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More useless evidence of statin drug Simvastatin combined with interferon beta for MS patients

Since linked to increased muscle injury risk and recently the U.S. Food and Drug Administration (FDA) warned doctors to limit the usage of Simvastatin 80 mg to their patients who have taking it for a year and not used in new patients, recent large trials of SIMCOMBIN led by Per Soelberg Sorensen, MD, from Copenhagen University Hospital in Denmark reported that combination of Simvastatin and interferon beta have no benefit compared to other statins for relapsing-remitting Multiple Sclerosis (MS). Although the adverse events found in the study categorized as mild and almost similar in placebo group, such as infections or muscoloskeletal disorders, myalgia, rhabdomyolysis, and myoglobinuria, the authors warned to be careful and ‘think twice’ if treatment for MS combined with statin drugs in general, particularly with Simvastatin. It says so, because … Read entire article »

Filed under: Multiple Sclerosis

PPIs discontinuation after erosive esopaghitis therapy won’t cause heartburn again or even worse

Previous studies said that increased excessive acid secretion through indicator of Gastrin levels which may cause Heartburn can re-occur if the use of proton pump inhibitors (PPIs) discontinued in the patients who already have erosive esopaghitis therapy, including can cause acid-related symptoms if stopped for a while. However, from recent study conducted by researchers from the University of Pennsylvania said that the effects doesn’t like that. According to current study authors, increased gastrin levels after PPIs discontinuation will return to normal within a month and remain flat thereafter. The results of this study were reported in the American Journal of Gastroenterology on August 16, 2011, and based on reviewed data from 4 phase III trials involved 287 patients with a negative indication for Helicobacter pylori. While there is no long run of increased gastrin … Read entire article »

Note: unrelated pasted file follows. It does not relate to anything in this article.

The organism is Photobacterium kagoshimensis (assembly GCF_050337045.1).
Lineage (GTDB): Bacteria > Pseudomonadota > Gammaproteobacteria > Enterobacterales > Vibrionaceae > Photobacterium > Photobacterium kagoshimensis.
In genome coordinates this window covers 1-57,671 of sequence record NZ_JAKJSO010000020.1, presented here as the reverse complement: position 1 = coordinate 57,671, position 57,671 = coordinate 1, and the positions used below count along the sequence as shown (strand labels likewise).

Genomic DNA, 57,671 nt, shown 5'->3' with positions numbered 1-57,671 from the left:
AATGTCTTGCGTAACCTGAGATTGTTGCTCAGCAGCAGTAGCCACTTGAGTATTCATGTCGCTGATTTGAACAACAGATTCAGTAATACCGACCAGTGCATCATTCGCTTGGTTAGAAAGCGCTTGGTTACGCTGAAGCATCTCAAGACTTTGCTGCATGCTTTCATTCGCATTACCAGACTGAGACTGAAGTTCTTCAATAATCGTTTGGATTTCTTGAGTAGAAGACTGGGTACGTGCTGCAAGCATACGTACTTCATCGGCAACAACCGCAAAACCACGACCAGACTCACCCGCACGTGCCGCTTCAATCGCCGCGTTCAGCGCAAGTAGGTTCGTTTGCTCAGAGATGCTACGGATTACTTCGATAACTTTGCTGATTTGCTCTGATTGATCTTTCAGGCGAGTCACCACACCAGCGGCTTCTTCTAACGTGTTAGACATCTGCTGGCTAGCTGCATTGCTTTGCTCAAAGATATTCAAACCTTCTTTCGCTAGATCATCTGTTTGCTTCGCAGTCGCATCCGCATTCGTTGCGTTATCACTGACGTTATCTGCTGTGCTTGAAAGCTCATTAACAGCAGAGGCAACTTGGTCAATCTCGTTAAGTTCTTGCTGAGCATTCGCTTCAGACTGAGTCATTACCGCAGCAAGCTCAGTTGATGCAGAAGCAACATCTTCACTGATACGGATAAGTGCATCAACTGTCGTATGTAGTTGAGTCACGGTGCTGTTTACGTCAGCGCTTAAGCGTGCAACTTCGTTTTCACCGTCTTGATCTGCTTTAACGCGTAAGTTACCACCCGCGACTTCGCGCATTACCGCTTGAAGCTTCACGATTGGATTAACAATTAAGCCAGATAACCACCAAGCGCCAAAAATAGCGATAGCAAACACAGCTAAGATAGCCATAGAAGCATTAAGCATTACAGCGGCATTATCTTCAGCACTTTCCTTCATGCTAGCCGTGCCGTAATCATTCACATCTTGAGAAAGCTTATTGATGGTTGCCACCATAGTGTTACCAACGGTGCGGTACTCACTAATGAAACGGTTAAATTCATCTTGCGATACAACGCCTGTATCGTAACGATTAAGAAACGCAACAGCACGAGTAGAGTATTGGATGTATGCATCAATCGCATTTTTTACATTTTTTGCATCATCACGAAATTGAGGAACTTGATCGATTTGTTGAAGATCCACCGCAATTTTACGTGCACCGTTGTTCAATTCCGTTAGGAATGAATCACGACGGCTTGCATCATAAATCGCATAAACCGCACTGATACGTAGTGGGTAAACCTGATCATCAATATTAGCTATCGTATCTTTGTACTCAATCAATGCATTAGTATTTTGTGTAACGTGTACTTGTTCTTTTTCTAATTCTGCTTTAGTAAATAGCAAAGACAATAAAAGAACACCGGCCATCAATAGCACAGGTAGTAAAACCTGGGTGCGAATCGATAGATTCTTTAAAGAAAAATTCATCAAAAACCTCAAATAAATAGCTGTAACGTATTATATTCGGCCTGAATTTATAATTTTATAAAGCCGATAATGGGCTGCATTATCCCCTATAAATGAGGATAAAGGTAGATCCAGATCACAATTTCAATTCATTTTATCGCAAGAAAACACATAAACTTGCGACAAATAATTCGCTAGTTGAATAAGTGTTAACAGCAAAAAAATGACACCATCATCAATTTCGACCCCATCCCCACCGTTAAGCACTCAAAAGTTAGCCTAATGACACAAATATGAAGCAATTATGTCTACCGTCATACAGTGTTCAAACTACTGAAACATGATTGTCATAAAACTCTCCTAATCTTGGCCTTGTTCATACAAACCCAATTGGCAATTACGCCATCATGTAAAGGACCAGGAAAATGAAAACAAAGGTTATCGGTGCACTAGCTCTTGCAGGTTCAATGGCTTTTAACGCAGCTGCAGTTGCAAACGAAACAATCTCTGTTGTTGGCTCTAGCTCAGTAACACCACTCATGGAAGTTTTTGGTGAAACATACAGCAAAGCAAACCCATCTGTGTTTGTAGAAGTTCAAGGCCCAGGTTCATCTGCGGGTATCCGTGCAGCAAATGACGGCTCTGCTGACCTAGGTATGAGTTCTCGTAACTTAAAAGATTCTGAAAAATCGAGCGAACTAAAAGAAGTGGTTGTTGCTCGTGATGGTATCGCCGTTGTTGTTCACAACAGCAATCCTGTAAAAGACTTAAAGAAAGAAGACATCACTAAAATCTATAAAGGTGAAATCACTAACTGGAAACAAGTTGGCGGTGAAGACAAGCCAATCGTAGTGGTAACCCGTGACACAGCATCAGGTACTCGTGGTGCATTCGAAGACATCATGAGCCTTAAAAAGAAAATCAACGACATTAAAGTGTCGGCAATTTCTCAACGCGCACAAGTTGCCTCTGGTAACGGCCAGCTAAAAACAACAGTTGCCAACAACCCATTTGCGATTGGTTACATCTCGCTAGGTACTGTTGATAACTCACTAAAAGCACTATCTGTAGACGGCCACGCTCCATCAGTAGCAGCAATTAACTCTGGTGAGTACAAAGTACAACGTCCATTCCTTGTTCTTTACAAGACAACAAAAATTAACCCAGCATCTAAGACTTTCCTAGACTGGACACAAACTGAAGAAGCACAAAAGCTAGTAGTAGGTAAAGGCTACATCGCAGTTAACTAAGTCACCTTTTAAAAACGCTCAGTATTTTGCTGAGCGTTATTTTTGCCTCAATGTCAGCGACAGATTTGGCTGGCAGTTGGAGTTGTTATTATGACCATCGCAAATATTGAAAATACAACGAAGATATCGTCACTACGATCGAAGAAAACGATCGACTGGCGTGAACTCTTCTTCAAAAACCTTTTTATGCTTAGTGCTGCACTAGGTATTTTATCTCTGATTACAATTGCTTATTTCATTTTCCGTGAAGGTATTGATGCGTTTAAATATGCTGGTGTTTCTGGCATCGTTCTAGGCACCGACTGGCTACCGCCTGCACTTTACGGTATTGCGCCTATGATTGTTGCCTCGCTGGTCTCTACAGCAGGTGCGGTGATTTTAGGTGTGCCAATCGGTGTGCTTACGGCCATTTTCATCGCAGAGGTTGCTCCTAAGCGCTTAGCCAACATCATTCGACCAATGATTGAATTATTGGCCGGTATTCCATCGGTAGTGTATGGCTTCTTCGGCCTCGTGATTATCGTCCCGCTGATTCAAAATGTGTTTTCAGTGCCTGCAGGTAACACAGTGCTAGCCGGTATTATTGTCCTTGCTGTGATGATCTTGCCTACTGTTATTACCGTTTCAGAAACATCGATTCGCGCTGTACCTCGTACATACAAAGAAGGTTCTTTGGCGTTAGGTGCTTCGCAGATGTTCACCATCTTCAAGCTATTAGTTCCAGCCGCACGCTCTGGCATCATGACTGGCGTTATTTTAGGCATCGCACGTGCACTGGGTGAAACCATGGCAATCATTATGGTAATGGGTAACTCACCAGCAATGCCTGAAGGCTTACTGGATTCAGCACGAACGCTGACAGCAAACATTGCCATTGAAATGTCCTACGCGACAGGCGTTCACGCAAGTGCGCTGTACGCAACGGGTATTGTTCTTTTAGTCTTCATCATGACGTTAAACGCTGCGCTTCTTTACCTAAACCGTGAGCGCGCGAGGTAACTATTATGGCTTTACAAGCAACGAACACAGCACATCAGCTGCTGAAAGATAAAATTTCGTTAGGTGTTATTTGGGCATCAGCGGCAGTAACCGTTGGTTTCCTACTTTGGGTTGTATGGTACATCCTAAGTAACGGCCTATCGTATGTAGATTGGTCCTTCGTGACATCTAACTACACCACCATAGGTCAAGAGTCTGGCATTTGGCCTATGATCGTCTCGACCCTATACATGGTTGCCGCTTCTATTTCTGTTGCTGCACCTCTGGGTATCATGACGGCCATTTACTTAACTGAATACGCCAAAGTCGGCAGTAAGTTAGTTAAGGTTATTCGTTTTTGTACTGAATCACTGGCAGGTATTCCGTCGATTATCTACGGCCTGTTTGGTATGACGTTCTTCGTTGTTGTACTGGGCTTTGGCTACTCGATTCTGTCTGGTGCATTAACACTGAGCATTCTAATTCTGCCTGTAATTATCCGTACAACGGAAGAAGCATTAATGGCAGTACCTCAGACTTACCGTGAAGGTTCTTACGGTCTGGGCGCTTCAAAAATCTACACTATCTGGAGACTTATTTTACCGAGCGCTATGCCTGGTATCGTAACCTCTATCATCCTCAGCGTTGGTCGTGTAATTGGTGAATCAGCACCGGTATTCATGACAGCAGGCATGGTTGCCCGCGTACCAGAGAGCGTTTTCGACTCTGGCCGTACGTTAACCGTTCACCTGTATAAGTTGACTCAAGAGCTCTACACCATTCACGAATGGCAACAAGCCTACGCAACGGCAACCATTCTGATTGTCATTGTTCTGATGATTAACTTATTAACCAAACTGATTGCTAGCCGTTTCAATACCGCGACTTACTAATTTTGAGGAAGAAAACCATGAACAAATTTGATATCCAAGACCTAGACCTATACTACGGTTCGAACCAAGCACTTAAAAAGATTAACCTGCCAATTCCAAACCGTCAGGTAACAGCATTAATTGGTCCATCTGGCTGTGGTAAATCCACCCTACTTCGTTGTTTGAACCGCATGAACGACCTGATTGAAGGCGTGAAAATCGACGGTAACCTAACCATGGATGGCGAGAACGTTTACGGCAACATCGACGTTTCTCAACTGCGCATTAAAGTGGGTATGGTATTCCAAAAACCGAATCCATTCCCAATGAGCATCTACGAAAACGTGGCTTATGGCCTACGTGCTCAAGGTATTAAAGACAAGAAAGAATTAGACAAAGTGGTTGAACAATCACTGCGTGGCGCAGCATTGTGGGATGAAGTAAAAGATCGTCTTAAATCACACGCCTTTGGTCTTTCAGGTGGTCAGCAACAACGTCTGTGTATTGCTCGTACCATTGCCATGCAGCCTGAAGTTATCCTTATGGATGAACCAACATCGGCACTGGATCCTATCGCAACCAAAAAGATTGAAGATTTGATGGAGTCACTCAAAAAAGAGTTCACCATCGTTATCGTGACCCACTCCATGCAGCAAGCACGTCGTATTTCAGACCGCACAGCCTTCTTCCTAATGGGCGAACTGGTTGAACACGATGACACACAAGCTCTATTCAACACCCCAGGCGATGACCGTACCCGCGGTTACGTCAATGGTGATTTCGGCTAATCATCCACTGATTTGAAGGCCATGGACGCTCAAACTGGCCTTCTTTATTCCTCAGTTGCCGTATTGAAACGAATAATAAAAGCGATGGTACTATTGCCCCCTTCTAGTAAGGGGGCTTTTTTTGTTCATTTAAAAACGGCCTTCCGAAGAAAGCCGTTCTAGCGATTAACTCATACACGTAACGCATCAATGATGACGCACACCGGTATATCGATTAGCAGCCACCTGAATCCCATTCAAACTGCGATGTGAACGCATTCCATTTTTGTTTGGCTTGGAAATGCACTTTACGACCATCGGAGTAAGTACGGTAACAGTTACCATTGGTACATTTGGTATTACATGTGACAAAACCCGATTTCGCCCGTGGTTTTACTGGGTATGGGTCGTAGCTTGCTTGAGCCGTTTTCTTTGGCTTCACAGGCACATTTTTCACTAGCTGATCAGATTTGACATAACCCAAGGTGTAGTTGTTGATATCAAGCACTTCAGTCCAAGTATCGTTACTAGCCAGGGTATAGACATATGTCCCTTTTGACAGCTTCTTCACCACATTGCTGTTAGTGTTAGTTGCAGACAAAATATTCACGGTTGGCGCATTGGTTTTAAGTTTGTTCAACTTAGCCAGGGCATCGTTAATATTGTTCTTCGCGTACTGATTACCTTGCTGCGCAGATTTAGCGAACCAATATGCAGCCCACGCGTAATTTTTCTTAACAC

Filed under: Stomach ache

Ovarian cancer risk and mesothelin (MSLN) antigen levels

Until now, early detection of ovarian cancer risk still see many obstacles, making it difficult for physicians to perform preventive treatment to suspected patients. The impact of all this, the risk of death from ovarian cancer is quite high. However, from a recent findings that published in Cancer Epidemiology, Biomarkers & Prevention on August 16, 2011, the researchers found that mesothelin (MSLN), a 40kDa protein that form a tumor in mesothelial cells, could be a biormarker of ovarian cancer occurrence. Although the findings require additional research to find out more, but this discovery could help the health practitioners to give more attention to their patients who had experienced with premature ovarian failure and/or a reduction on ovarian function to the risk of ovarian cancer. According to study authors, in women with prematurely reduced … Read entire article »

Filed under: Vagina

Androgen deprivation therapy (ADT) may not increased cardiovascular mortality risk